The ancient Chinese followed a philosophical principle that all phenomena the universe follows an interdependent and cyclical pattern, which flows through nature, the seasons and our bodies.
Ancient eastern traditions, including Daoism, understood that a life force energy (referred to as ‘Qi’) is present in all physical and non-physical things. This energy moves through our world in different phases – Wood, Fire, Earth, Metal and Water and these ‘five phases’ manifest in our bodies – affecting our physical constitution, health and well-being.
This system of traditional ‘Five Element’ acupuncture has been practised throughout east Asia for over 3,000 years. The role of a five element acupuncturist is to bring the body in to a state of harmony and balance, so that healing can occur.
Traditional Five Element Acupuncture was first brought to Britain by Prof J.R. Worsley (1923-2003). JR travelled to the far east in the 1950’s and studied acupuncture in Taiwan, Singapore and Korea. He was particularly drawn to the five element system, which taught practitioners to diagnose patients on a physical, emotional and spiritual level, in order to heal the root causes of disease.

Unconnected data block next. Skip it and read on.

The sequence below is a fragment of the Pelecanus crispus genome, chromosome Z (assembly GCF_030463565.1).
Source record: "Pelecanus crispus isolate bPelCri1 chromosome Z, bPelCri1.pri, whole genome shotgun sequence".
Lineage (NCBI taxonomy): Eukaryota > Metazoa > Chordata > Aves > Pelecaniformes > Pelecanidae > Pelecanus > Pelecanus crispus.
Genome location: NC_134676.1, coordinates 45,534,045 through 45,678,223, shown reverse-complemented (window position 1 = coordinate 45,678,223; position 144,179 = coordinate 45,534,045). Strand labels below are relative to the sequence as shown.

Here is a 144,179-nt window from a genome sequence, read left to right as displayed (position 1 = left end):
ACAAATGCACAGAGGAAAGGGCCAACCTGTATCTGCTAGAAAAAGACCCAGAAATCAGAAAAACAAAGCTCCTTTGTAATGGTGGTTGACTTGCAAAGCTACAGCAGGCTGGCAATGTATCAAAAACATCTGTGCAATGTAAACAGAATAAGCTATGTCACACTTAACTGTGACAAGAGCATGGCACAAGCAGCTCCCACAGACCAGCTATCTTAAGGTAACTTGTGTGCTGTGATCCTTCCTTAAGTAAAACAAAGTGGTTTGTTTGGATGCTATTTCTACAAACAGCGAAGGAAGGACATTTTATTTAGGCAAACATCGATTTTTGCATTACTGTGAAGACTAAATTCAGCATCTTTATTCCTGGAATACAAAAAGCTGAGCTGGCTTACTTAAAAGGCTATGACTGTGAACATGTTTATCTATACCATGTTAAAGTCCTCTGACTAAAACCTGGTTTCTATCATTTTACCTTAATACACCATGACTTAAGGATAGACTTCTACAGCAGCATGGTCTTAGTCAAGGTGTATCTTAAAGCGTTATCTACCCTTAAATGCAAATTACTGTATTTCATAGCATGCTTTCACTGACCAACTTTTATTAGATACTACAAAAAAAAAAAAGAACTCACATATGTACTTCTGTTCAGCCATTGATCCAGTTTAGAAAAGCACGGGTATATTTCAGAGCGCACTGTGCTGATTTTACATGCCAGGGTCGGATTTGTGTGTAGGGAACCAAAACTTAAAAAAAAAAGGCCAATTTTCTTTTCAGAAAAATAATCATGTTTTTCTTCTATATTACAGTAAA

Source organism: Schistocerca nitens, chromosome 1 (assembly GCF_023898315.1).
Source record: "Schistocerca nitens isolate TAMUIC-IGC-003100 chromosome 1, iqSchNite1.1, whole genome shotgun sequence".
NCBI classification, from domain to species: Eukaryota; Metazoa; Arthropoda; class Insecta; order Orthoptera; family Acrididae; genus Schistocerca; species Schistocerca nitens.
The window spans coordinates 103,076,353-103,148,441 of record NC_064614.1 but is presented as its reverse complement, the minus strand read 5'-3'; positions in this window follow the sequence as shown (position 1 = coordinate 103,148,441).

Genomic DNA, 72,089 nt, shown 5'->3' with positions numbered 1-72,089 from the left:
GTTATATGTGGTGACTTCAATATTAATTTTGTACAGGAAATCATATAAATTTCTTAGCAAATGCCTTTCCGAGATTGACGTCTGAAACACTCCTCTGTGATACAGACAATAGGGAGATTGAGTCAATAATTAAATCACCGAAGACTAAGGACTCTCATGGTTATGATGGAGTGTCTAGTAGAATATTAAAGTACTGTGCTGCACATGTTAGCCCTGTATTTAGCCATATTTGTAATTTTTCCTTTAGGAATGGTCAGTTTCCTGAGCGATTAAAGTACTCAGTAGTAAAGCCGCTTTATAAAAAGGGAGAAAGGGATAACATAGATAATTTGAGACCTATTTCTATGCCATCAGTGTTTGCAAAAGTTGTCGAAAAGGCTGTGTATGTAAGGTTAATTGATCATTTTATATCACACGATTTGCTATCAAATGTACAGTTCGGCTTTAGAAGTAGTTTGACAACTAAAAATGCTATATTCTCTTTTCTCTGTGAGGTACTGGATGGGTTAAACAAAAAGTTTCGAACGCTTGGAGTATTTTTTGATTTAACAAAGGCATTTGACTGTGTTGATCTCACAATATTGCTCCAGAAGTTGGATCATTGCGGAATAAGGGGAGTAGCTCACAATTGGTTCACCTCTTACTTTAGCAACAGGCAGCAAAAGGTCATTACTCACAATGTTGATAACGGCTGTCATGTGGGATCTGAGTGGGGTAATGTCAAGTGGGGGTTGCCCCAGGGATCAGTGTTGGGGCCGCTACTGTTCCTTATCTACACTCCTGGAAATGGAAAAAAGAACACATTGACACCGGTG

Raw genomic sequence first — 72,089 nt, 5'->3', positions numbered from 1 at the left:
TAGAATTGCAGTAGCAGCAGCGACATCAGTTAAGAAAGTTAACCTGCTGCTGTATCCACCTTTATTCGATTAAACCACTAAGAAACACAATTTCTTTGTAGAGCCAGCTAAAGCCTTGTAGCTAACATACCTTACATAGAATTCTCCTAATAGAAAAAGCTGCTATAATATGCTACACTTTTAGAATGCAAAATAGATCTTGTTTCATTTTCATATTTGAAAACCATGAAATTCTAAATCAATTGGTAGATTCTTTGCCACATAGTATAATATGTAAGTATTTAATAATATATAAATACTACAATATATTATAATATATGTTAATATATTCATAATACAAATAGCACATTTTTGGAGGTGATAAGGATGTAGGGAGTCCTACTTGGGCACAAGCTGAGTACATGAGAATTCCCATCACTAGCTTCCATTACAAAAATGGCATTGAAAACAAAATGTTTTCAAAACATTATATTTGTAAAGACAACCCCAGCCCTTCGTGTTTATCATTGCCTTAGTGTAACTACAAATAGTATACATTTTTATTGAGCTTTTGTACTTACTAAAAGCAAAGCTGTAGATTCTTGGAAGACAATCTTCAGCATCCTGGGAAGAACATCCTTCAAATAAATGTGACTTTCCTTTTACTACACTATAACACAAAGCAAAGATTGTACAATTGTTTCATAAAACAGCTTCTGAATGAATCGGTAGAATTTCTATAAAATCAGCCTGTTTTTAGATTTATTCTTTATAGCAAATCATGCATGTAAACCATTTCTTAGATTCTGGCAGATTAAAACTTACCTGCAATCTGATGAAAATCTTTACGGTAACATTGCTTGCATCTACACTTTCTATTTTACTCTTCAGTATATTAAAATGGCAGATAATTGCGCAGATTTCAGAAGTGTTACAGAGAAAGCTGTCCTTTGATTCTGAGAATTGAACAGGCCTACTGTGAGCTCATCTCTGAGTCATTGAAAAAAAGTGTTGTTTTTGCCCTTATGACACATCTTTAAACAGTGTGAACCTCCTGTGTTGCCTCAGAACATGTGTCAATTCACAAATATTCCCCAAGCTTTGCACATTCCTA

In 1956, JR opened The College of Traditional Acupuncture in Kenilworth, Warwickshire (where many of my tutors and peers studied). He then went on to write many books and deliver lectures, as well as opening training schools and treating patients in the USA, up until his death in 2003.
Traditional acupuncturists mostly use fine needles and moxibustion to treat patients. Physicians of other east Asian medicine practices may often use other techniques, including the use of cupping and massage. Specialist practitioners are able to prescribe herbs to support patients in managing health conditions as well.
The Five Elements
The five elements can be viewed as universal laws which operate within our bodies. This holistic system of medicine sees humans as a microcosm of nature and works with the patient at all levels of healing. Patients will often be diagnosed as having a particular resonance with one (or sometimes two) of the five elements, and this diagnosis will determine how imbalances are treated within the body.
Can you spot some of these constitutional characteristics in yourself or perhaps people you know?
Season – spring
Associated Organs – liver and gallbladder
Colour – green
Sound – shout
Odour – rancid
Emotion – anger
Spirit – hun
Season – summer
Associated Organs – heart, small intestine, pericardium, triple heater
Colour – red
Sound – laugh
Odour – scorched
Emotion – joy
Spirit – shen
Season – late summer
Associated Organs – stomach and spleen
Colour – yellow
Sound – sing
Odour – fragrant
Emotion – sympathy
Spirit – yi
Season – autumn
Associated Organs – large intestine and lung
Colour – white
Sound – weep
Odour – rotten
Emotion – grief
Spirit – po
Season – winter
Associated Organs – bladder and kidney
Colour – blue
Sound – groan
Odour – putrid
Emotion – fear
Spirit – zhi
The Worsley Institute – https://worsleyinstitute.com/
The British Acupuncture Council – https://acupuncture.org.uk/news/five-element-acupuncture-whats-it-all-about/
The Acupuncture Academy, Leamington Spa – https://www.theacupunctureacademy.org.uk/